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Diagnostic decision support in the ED: practical considerations
  1. P Ramnarayan1,
  2. A Tomlinson2,
  3. J Britto2,
  4. G Kulkarni3
  1. 1Great omnoud street Hospital for children, Londom, UK
  2. 2Isabel Healthcare, Londom, UK
  3. 3St Manys Hospital, Londom, UK
  1. Correspondence to:
 P Ramnarayan
 St Marys hospital, London; ramisabel.org.uk

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Graber’s article raises several valid points about the provision of diagnostic decision support in the Emergency Department (ED).1 The ED is one setting where reaching the correct diagnosis (for simple clinical problems as well as unusual ones) may reduce the burden of diagnostic error and its costly adverse consequences.2

In Graber’s study, QMR and ILIAD were tested for their diagnostic accuracy with the limited amount of data available at initial clinical presentation; quite rightly, the authors used the final diagnosis at discharge from ED as the gold standard. However, this testing was not performed by the lay user, and the systems were provided detailed clinical information derived from multiple physicians’ assessment - conditions that may not be satisfied in real life usage. Despite this, the systems do not appear to be very useful: in an individual case, their accuracy (compared to an ED physician) is less than 50%; even if it were 100%, would a user be able to select the correct diagnosis from the 20–30 diagnoses offered; and even if they could, do ED physicians have the time to spend 20–40 minutes with these systems for each patient? The authors rightly conclude that a diagnostic ‘reminder’ system, rather than a diagnostic oracle, might serve ED physicians better, a conclusion that has been confirmed in previous studies of diagnostic decision support.3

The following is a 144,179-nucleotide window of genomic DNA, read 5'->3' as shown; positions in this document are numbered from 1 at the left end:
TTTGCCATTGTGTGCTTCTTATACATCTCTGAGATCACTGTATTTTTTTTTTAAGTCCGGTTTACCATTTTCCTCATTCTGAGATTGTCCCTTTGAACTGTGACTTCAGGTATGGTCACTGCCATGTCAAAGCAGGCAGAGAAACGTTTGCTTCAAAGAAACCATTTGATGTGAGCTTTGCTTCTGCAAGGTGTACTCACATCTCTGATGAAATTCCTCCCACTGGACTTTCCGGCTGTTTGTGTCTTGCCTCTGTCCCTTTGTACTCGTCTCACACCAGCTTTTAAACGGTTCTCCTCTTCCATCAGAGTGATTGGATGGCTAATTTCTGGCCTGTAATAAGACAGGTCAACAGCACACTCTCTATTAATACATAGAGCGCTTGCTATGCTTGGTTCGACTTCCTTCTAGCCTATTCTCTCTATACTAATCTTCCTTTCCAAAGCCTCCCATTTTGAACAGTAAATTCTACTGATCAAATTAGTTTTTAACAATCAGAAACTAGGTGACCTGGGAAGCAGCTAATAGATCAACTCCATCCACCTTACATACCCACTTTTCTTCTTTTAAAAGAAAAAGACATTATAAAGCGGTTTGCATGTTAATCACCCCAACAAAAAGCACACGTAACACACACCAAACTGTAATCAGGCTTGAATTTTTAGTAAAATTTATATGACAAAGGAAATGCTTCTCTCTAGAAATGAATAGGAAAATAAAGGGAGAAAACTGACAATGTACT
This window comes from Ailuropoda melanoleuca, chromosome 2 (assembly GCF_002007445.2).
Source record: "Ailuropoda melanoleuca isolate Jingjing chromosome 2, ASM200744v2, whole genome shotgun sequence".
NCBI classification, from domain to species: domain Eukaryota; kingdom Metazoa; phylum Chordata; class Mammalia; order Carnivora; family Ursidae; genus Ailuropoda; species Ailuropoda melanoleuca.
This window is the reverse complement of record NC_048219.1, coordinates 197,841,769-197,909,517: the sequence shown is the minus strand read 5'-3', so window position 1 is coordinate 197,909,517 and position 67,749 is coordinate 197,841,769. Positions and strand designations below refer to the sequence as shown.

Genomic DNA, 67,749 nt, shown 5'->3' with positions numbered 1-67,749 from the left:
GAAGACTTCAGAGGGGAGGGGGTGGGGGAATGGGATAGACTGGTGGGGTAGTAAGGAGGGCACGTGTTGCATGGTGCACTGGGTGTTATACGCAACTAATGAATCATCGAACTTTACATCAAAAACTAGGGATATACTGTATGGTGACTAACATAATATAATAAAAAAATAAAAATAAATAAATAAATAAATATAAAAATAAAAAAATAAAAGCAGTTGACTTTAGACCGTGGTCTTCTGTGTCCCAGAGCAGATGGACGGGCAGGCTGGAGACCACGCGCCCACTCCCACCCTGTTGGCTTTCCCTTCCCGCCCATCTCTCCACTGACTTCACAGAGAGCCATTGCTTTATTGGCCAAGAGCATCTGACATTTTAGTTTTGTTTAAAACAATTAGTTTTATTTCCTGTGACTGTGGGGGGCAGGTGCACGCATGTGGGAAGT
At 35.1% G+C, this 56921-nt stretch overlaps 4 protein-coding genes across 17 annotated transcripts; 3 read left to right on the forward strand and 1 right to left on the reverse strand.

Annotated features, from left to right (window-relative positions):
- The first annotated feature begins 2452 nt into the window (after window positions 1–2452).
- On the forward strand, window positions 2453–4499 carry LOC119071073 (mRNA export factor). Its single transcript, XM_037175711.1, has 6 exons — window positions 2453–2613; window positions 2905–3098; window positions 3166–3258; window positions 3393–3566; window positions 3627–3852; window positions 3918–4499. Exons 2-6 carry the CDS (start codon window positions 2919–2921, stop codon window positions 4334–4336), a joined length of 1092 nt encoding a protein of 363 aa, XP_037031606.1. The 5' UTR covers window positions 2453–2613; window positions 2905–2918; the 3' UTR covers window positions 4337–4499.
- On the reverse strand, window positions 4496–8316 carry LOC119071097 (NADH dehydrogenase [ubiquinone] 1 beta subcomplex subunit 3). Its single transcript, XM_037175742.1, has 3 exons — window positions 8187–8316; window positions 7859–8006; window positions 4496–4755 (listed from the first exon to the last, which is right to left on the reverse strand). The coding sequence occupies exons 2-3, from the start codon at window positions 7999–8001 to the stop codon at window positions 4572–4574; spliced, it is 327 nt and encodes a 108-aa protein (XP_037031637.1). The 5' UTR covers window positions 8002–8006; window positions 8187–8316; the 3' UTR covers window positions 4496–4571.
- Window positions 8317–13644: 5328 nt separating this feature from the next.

We have been involved in the development and validation of a diagnostic reminder system, called ISABEL (http://www.isabel.org.uk). It was developed by a UK medical charity after a 3 year old child suffered a mis-diagnosis in ED.4,5 We have circumvented many of the criticisms that Graber et al raise about “expert systems” by utilising 4 standard, widely accepted textbooks as the knowledge base, which are searched by a powerful software (Autonomy) that uses advanced textual pattern recognition techniques to identify candidate diagnoses based on clinical features entered by users in free text. Only 10–12 diagnoses are offered, arranged in broad headings of causation (Toxicology, Cardiology etc.) rather than in order of likelihood. Further information on each diagnosis is available as text from the textbook.

Demanding, time-pressured ED physicians will be interested by the fact that ISABEL displayed the final ED diagnosis >85% of the time, when tested against a sample of 100 children;6 all the diagnoses considered to be important in the diagnostic workup of these patients were displayed by ISABEL in 73% cases; and it took less than 2 minutes for lay users to enter clinical features in free text and generate meaningful results. Testing the impact of such a system with real clinicians in a laboratory setting suggested that in 1 out of every 7 consultations, they were reminded a ‘significant’ diagnosis that would otherwise have been missed. Similar results have been replicated in real life in a recent multi-centre study in 4 UK paediatric EDs (awaiting publication). The ISABEL model is also currently covers adult as well as paediatric comditions, as well as many specialties.

It seems reasonable to conclude that in the context of an ED, systems that deliver rapid, practical and easy-to-use diagnostic reminders might prove more useful than “expert problem-solver” systems that may provide accurate results, but following lengthy interaction.

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